Across town beside the neighborhood of Bab al-Tabbaneh, the façade of the al-Taqwa mosque appeared less damaged than the Salam mosque. However nearby shops had been reduced to burnt-out shells. When I arrived there a group of men on motorbikes carrying Salafist flags paraded around the adjacent Abu Ali roundabout firing Kalashnikovs in the air.
The first of Friday’s explosions occurred outside the al-Taqwa mosque at 1:30 PM followed by the second explosion seven minutes later outside the Salam Mosque. At the time Salafist Sheikhs Salem Rafei and Bilal Baroudi, staunch opponents of Syrian President Bashar al-Assad and leading figures in Lebanon’s Salafist movement, were delivering sermons. Neither was hurt.
“This is the work of Hezbollah and the Assad regime,” said Mohammed Zabi, 32, standing beside a charred Peugeot. Zabi expressed a complete lack of faith in the Lebanese army’s ability to keep the peace.
“What army? There is no army, and there is no security. We will have to defend ourselves.”
Beside the al-Taqwa mosque men cleared rubble from shop fronts whilst a bulldozer attempted to clear rubble from around the massive crater ripped open by the 220-pound bomb. Mohammed Amin, 35, stood outside the entrance to his convenience store. Surveying the damage he tried to strike an optimistic tone.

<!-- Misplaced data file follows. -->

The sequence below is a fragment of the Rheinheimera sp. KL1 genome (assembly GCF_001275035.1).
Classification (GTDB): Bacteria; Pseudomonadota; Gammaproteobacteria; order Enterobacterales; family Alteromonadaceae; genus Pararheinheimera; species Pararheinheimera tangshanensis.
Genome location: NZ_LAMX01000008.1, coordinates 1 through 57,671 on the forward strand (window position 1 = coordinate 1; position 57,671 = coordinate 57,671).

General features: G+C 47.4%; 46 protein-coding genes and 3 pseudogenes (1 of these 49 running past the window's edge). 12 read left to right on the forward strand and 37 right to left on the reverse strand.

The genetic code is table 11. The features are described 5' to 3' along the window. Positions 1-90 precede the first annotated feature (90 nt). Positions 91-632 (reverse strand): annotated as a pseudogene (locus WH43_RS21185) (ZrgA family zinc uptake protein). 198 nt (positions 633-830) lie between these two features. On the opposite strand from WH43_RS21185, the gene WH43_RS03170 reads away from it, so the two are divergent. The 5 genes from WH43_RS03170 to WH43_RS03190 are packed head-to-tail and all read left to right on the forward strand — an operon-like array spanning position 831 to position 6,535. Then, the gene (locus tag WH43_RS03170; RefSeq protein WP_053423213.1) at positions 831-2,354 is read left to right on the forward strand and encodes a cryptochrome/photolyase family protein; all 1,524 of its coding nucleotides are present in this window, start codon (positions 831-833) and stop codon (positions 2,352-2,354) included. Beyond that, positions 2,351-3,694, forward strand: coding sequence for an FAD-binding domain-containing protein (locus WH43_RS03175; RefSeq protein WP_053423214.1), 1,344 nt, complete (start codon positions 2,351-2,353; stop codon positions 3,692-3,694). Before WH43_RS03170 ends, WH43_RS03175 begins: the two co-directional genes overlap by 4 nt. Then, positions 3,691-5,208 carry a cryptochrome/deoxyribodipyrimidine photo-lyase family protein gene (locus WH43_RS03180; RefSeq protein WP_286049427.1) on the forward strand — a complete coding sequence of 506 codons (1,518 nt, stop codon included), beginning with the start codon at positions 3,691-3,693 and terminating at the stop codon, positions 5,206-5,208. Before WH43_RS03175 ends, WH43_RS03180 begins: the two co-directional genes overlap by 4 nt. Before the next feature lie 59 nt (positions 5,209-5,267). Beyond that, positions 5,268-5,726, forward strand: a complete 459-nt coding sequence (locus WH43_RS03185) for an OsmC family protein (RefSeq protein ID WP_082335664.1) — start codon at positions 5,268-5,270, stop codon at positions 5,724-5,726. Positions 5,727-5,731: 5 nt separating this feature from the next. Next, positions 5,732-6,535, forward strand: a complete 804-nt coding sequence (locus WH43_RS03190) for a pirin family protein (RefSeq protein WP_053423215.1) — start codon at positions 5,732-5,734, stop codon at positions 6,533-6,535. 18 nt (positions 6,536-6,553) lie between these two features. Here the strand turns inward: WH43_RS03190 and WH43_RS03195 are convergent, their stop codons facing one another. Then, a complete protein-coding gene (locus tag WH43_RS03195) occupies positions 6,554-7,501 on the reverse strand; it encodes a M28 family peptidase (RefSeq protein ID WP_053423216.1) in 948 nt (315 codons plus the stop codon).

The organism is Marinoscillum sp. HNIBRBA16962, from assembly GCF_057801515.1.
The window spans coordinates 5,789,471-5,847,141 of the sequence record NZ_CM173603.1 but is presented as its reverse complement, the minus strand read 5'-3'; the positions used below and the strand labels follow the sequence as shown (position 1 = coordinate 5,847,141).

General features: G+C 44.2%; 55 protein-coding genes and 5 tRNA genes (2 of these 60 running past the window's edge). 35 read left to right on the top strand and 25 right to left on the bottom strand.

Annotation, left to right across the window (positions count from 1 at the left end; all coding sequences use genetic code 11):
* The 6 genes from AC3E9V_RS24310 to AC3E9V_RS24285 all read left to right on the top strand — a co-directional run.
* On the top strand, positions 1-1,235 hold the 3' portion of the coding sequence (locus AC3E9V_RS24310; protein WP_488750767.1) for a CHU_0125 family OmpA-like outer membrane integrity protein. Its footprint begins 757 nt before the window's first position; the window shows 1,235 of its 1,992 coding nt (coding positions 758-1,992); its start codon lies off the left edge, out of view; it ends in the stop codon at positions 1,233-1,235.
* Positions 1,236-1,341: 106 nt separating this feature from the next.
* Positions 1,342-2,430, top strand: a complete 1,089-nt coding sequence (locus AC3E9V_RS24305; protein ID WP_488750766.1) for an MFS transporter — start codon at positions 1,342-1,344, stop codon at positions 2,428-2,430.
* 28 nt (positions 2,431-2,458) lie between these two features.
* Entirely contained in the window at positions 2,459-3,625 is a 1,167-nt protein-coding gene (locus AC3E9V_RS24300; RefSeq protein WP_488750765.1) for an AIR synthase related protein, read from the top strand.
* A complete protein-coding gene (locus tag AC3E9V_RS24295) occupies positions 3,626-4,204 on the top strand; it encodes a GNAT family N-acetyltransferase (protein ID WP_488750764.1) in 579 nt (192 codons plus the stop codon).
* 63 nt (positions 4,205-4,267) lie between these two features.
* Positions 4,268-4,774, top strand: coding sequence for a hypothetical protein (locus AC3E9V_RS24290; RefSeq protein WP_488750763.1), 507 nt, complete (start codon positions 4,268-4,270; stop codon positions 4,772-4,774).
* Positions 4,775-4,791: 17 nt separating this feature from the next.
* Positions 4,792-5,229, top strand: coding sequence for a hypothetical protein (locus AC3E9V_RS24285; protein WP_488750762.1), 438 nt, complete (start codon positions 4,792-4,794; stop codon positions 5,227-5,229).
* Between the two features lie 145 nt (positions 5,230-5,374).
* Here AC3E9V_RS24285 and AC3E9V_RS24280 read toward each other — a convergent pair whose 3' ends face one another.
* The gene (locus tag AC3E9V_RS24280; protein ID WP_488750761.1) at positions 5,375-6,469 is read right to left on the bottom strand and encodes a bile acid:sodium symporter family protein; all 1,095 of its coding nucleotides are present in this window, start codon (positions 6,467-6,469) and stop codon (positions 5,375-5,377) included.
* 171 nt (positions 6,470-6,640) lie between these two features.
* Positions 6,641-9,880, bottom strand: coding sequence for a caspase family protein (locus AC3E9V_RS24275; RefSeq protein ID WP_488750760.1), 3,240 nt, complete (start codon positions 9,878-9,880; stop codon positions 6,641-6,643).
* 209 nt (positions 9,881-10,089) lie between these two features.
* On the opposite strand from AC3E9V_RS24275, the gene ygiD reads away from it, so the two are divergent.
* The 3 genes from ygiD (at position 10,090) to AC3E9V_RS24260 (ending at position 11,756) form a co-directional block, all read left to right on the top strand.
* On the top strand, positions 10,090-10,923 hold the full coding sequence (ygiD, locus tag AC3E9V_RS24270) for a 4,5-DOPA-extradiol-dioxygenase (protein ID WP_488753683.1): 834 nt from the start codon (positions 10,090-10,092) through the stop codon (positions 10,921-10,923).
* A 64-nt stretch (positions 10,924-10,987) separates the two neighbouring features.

“I don’t have insurance but at least the damage here isn’t as bad as next door. We will rebuild it again and make it better,” said Amin before reflecting on measures the Lebanese state could take to prevent further escalations of violence.
“Well, you could try and bring all of Lebanon’s political groups to the dialogue table and then establish a plan whereby all militias disarm,” said Amin, before cracking a wry smile.
“But I’m not optimistic that will happen. We don’t even have a government.”
Departing Tripoli my colleague and I parked up near the center of town to get a bite to eat before heading back to Beirut. Returning ten minutes later a man looking apoplectic with rage stood outside our car. As we got closer we realized what the problem was. The man had spotted an unfamiliar car parked outside his shop and feared the worst.
Times are tense in Lebanon.